An informal report on Asthma and the current treatments available in Australia for this condition Essay


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This informal report briefly examines the asthma in Australia: its causes, symptoms, prevalence rate among all age groups and also its management and treatment. The symptoms of asthma as described are breathlessness, coughing and chest tightness which could be as a result of narrowing of airways. The prevalence rate showed that asthma affects Australian adults more often than children, and in adults it affects females more than the males. It also showed that at the moment there is no cure for the condition in Australia and so it was recommended that the best method of treatment is special management strategies which can best be effective if carried out by the patient.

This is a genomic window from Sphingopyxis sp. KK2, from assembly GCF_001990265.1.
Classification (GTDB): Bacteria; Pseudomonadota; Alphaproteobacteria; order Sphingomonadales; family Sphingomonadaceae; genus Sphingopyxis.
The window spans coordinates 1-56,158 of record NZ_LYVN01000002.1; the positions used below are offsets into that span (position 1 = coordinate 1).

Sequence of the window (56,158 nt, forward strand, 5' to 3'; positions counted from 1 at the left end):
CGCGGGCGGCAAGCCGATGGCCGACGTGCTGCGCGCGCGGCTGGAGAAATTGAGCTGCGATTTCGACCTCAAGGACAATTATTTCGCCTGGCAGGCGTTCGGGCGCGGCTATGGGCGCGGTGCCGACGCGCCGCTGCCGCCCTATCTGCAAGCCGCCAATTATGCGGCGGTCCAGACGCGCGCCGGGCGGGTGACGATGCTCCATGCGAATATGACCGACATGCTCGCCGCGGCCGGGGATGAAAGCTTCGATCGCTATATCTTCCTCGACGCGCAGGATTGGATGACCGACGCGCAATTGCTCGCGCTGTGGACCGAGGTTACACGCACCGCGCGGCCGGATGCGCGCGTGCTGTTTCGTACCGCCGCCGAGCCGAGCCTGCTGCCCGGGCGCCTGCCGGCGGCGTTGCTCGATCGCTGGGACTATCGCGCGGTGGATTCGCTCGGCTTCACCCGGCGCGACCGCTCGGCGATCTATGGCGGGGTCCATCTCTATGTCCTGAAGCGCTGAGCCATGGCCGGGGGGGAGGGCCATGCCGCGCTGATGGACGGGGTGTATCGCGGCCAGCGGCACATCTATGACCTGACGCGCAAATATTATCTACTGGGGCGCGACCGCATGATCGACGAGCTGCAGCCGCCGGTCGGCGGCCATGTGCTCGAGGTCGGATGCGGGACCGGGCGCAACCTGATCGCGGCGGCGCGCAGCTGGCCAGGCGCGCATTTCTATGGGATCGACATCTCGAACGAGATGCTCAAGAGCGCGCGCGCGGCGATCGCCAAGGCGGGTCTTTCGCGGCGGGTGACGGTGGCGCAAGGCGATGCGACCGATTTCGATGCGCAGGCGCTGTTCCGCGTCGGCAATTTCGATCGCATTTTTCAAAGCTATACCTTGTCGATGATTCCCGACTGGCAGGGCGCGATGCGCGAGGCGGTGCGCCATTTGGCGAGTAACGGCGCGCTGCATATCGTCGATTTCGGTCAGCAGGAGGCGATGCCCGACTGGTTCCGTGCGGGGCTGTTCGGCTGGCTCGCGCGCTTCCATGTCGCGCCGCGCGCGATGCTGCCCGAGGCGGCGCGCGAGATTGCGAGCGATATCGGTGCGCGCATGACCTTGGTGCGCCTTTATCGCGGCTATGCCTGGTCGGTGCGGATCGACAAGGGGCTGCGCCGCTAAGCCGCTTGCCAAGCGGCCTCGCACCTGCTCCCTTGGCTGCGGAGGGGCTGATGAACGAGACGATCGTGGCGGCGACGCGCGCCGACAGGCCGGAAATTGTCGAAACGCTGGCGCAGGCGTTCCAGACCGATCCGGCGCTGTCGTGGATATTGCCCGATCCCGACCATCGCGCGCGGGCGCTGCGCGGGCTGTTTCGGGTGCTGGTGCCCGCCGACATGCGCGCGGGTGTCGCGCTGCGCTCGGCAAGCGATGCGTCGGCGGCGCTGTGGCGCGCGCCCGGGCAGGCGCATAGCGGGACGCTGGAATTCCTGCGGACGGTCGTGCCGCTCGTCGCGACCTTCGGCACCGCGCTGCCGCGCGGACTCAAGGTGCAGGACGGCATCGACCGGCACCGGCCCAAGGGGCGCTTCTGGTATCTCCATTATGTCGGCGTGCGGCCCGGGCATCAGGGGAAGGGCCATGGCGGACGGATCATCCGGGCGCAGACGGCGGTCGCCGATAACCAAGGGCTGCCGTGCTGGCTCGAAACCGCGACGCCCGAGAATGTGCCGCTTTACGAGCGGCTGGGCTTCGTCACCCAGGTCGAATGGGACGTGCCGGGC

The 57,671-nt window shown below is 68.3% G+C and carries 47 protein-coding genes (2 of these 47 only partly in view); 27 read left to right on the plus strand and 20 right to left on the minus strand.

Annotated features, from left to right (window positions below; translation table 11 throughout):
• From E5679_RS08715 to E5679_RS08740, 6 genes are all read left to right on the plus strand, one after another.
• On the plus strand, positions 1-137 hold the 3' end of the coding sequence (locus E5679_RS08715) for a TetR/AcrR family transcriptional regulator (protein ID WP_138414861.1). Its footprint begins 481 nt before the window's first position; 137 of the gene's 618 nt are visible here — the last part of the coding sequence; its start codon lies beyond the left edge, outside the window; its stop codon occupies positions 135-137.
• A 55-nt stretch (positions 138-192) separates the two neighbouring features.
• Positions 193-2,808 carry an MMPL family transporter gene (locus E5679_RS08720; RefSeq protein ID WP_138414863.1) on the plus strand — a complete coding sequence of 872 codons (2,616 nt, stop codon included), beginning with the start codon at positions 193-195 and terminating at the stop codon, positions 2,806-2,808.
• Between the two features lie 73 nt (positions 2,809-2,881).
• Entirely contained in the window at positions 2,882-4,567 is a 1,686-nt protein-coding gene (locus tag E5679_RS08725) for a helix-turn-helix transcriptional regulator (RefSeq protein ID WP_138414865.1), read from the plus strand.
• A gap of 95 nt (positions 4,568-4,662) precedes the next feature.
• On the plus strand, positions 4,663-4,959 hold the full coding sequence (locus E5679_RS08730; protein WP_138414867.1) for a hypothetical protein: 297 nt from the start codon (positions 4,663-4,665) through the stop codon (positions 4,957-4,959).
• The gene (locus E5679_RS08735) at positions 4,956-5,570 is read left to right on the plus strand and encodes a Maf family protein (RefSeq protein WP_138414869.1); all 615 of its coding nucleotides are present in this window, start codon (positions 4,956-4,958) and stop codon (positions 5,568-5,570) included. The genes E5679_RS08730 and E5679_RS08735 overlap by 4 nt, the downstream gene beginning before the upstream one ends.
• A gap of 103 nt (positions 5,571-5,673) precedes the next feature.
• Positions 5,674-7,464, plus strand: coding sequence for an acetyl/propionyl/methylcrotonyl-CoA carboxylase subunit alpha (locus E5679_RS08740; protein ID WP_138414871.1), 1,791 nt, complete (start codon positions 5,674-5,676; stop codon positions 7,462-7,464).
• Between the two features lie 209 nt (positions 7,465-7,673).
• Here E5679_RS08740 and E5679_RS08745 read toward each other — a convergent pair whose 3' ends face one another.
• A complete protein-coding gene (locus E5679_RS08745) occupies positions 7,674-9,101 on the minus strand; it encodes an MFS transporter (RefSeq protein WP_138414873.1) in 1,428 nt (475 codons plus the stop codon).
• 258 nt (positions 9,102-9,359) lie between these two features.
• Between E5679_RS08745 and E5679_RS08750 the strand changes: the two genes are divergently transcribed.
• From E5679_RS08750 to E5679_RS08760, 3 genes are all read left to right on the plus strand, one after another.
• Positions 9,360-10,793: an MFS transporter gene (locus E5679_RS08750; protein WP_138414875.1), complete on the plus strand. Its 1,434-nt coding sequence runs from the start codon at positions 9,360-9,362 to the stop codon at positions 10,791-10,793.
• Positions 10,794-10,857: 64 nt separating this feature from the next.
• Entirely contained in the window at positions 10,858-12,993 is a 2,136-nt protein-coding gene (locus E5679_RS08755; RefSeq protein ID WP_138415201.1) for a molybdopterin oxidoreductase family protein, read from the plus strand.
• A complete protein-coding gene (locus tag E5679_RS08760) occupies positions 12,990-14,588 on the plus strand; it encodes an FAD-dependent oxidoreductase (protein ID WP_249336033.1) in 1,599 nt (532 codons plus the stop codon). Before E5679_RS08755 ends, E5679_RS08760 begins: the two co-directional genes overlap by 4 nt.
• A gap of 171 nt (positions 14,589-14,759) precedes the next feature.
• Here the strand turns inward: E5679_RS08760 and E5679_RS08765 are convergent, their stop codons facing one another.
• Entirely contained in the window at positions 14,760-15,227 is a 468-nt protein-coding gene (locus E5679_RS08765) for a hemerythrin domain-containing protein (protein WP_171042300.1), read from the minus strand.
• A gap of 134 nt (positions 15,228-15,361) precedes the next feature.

Asthma is a common chronic inflammatory condition of the airways which presents variable and recurring symptoms such as wheezing, breathlessness, coughing and chest tightness due to widespread narrowing of the airways. Among those with the condition, airway narrowing and the above symptoms can be triggered by viral infections, exercise, air pollutants, tobacco smoke or specific allergens such as house dust mites, pollens and animal danders. The symptoms of asthma are usually reversible, either spontaneously or with treatment. Researchers think a combination of factors (family genes and certain environmental exposures) interact to cause asthma to develop, most often early in life.

These factors include:

An inherited tendency to develop allergies, called atopy
Parents who have asthma
Certain respiratory infections during childhood